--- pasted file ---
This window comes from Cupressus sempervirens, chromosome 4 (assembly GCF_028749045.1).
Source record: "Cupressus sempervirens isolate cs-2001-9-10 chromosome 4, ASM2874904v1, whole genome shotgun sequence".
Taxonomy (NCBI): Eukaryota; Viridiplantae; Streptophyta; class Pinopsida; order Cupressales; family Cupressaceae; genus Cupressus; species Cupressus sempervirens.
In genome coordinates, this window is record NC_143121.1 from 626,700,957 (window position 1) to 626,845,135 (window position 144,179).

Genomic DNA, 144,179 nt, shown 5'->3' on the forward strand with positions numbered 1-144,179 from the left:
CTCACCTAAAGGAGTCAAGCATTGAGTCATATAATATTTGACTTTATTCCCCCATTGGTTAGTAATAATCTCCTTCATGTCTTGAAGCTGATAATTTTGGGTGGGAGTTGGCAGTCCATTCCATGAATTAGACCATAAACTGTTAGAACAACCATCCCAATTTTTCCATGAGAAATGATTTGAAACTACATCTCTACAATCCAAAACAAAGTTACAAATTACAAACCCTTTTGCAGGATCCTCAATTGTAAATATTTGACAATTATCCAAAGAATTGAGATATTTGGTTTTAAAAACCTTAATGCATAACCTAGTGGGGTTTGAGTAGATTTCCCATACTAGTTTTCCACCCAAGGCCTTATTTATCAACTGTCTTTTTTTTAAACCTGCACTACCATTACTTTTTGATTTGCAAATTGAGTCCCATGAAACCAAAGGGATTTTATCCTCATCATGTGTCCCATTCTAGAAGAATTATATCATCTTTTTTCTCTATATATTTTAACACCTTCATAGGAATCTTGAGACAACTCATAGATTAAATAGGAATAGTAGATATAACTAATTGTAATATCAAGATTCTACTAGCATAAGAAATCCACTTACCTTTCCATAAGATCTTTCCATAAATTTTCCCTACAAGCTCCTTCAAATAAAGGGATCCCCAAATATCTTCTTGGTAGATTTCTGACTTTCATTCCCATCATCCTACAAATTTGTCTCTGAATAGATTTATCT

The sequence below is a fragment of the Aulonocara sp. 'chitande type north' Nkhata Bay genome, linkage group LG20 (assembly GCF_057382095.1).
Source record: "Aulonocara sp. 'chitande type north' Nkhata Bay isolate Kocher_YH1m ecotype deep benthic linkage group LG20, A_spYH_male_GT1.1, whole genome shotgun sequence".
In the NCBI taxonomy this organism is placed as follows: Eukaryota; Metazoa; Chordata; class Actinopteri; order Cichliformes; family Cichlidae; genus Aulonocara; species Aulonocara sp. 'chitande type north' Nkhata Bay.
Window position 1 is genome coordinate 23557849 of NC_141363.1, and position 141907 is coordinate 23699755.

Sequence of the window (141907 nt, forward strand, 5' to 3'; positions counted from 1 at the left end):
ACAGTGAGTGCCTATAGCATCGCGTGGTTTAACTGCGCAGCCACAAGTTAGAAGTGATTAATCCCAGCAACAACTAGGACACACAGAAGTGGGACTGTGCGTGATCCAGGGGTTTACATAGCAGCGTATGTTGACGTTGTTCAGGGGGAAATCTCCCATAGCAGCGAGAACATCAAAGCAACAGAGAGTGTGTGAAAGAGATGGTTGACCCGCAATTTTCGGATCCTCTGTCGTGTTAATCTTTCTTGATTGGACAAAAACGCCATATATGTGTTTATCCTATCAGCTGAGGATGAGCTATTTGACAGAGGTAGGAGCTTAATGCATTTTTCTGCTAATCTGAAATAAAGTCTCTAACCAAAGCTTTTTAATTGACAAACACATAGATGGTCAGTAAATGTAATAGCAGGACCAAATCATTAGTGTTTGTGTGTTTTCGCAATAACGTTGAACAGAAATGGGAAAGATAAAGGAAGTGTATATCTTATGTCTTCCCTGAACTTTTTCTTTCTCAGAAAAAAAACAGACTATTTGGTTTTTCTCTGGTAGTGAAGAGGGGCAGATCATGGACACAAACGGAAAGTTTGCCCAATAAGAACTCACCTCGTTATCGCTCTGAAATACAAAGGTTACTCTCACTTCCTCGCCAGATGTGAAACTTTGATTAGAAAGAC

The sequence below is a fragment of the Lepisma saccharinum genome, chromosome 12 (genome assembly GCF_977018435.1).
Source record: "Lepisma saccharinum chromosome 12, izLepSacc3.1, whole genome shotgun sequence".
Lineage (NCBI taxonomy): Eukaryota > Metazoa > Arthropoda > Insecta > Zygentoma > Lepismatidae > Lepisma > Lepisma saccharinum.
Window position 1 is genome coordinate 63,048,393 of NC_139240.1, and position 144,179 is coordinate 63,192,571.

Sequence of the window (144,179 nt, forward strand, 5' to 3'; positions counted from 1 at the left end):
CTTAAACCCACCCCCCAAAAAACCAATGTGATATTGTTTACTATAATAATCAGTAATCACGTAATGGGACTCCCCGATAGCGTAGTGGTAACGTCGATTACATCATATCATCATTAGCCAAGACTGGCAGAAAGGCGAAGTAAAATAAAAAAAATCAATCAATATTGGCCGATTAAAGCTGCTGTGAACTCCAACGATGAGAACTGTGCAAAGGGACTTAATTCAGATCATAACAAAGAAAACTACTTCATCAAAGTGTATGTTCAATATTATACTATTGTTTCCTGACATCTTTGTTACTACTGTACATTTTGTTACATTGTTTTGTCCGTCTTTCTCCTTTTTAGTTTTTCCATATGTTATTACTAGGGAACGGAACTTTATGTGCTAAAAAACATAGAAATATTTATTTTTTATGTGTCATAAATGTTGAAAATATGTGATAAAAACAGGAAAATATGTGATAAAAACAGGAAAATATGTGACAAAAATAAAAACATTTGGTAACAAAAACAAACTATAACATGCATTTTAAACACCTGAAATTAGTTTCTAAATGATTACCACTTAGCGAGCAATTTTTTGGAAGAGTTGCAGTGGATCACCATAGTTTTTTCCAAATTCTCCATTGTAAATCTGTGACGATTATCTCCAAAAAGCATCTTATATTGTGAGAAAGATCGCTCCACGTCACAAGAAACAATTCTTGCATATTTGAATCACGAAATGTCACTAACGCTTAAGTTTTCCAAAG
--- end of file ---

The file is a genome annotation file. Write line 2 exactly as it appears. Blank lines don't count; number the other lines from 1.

Source record: "Cupressus sempervirens isolate cs-2001-9-10 chromosome 4, ASM2874904v1, whole genome shotgun sequence".